See more of the story

The University of Minnesota is considering raising tuition at each of its five campuses next school year as U leaders try to deal with inflation, requests for higher wages and other factors squeezing their budget.

Tuition rates at the U vary based on the type of program and the location where classes are held. Under a proposal coming before the Board of Regents next week, Minnesota residents taking undergraduate classes on the Twin Cities campus would pay $15,148 in tuition next school year, a 4.5% increase. Increases on other campuses would range from 1.5% to 4.5%.

The tuition rates are outlined in a $5 billion budget proposal that would also increase salaries for some employees and call for budget cuts in some parts of the university. U faculty have called for an increase in their salaries, saying research shows wages are not comparable to some other large research universities.

"While it is challenging to build a budget that achieves strategic goals and advances the University's excellence in the face of rising costs, flat state support, and limited revenue growth, this budget successfully addresses key priorities shared by the President and the Board of Regents," U leaders wrote in documents prepared for next week's board meeting. "It does so by investing in building and maintaining excellence, incorporating a responsible tuition and fee plan, and challenging all units within the University to continuously prioritize and improve efficiency to move resources to areas of highest strategic impact or need."

U regents will accept feedback online and in a public forum May 10. They're expected to take a final vote on the budget in June.

The U has increased tuition multiple times in recent years, and leaders indicated in budget documents that the rates proposed for next school year are "larger than originally planned and proposed," in part because they haven't received additional state funding.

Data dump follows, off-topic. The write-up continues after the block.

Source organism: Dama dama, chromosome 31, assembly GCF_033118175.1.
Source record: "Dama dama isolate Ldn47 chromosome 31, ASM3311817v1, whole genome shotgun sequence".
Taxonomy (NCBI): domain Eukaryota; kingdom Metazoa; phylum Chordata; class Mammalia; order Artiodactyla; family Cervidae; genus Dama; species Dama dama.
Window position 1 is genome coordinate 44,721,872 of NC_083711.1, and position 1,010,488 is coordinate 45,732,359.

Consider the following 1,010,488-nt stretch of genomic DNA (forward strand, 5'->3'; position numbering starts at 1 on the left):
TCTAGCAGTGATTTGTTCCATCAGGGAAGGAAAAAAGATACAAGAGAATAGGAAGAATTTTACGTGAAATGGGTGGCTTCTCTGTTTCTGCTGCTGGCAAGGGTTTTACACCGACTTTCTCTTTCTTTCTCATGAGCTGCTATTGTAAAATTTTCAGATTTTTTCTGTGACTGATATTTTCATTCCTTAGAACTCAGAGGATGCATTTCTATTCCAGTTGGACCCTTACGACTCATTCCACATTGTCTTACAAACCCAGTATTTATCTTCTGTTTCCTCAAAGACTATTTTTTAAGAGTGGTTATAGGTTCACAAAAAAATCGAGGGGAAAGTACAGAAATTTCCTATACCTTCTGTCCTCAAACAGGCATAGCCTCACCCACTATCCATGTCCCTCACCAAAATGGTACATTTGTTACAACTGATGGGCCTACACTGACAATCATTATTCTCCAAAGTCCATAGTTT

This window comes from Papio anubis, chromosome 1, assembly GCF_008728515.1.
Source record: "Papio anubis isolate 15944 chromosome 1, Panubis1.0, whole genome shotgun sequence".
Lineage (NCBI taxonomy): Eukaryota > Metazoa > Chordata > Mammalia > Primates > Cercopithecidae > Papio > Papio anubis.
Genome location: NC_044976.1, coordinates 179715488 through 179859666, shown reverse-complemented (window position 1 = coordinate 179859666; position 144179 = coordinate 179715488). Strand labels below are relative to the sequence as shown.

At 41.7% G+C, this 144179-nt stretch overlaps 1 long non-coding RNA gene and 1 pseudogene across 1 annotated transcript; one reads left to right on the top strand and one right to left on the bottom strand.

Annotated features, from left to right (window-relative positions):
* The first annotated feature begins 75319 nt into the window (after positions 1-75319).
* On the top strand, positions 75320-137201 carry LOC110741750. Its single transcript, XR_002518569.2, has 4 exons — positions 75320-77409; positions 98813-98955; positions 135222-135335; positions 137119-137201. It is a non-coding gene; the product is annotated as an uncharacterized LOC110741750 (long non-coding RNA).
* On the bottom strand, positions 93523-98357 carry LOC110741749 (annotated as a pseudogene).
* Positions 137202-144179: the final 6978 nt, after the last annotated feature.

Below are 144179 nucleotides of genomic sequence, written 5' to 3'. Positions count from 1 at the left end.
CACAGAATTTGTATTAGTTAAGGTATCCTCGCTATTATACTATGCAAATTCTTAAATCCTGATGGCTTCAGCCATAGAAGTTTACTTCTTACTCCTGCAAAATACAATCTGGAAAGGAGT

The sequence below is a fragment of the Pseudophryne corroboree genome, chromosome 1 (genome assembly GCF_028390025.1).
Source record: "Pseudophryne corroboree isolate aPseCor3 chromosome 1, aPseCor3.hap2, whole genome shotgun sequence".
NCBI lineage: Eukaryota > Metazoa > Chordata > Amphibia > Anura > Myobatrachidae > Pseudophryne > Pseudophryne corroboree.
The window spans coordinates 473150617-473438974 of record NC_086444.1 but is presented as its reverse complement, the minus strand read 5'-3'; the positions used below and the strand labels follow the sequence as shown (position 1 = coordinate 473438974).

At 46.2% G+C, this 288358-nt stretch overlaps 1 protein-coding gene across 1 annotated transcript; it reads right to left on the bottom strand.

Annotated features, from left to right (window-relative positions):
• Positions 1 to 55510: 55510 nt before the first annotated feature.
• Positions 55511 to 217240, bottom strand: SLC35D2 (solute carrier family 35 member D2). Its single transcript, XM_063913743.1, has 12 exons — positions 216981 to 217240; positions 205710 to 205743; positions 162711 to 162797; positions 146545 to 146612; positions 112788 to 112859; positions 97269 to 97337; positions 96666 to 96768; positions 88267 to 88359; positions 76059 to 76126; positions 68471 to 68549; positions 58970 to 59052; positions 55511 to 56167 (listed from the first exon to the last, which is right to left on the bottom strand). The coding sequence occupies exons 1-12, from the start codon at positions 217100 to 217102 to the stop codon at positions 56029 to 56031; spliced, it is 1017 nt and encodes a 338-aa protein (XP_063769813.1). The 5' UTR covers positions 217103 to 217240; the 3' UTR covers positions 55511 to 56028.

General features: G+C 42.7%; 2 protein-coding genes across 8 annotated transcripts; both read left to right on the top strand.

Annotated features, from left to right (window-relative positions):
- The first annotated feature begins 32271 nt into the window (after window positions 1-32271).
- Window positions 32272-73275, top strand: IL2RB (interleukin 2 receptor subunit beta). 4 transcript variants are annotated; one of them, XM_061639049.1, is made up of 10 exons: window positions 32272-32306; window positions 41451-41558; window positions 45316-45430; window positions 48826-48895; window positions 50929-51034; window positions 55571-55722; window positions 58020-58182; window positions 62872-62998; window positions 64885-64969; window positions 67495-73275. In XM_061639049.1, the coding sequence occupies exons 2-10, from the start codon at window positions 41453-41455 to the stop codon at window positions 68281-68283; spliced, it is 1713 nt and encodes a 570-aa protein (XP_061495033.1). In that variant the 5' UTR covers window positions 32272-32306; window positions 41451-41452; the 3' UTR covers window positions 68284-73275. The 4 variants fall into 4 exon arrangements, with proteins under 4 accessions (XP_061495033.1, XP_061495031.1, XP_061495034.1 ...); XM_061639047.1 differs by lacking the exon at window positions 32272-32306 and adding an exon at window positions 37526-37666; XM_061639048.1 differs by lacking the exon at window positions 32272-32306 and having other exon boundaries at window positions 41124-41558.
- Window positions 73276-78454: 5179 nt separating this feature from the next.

The U asked state lawmakers for an additional $45 million to support its "core mission," money that could go toward limiting tuition, promoting research or expanding student services. In legislative hearings, lawmakers from both parties have asked for more details on the U's expenses and plans for addressing declining enrollment at some locations.

Without that additional funding, the U proposal calls for undergraduate tuition for Minnesota residents attending the Duluth campus to rise 1.5% to $12,958, and tuition at the Rochester campus to increase 4.5% to $13,854. Some campuses have higher tuition rates for students who live in other states.

Student government leaders say they understand the U needs to find ways to deal with inflation, but they've also been encouraging administrators to remember that an increase of a few hundred dollars could affect a student's ability to pay for school or rent.

"We, in student government, are always going to be advocating for the university to keep tuition as low as possible because we understand that can prevent students from being able to access an affordable higher education," said Sara Davis, undergraduate student government president. "We want folks to come here and we want to keep the talent that we have in Minnesota here."

U leaders say they hope changes to financial aid programs will help offset some of the tuition increases for students most in need. The federal government has in recent years increased the amount of aid some students can receive through Pell Grants. Minnesota is also launching a North Star Promise program that covers tuition for residents who attend a public school in the state, if their families make less than $80,000 per year.

The U also asked employees for proposals for reducing expenses, saying: "To be successful, operations must become more efficient, and existing resources must be reprioritized."

Some divisions are eliminating positions when employees leave or hiring new employees at lower expense. Some are reducing budgets for supplies, food or travel or hosting fewer events.

"While the total expense reduction amount is significant, it does not represent one or two large initiatives," leaders wrote in budget documents. "Instead, it is a collection of individual actions and decisions spread across almost every unit of the University."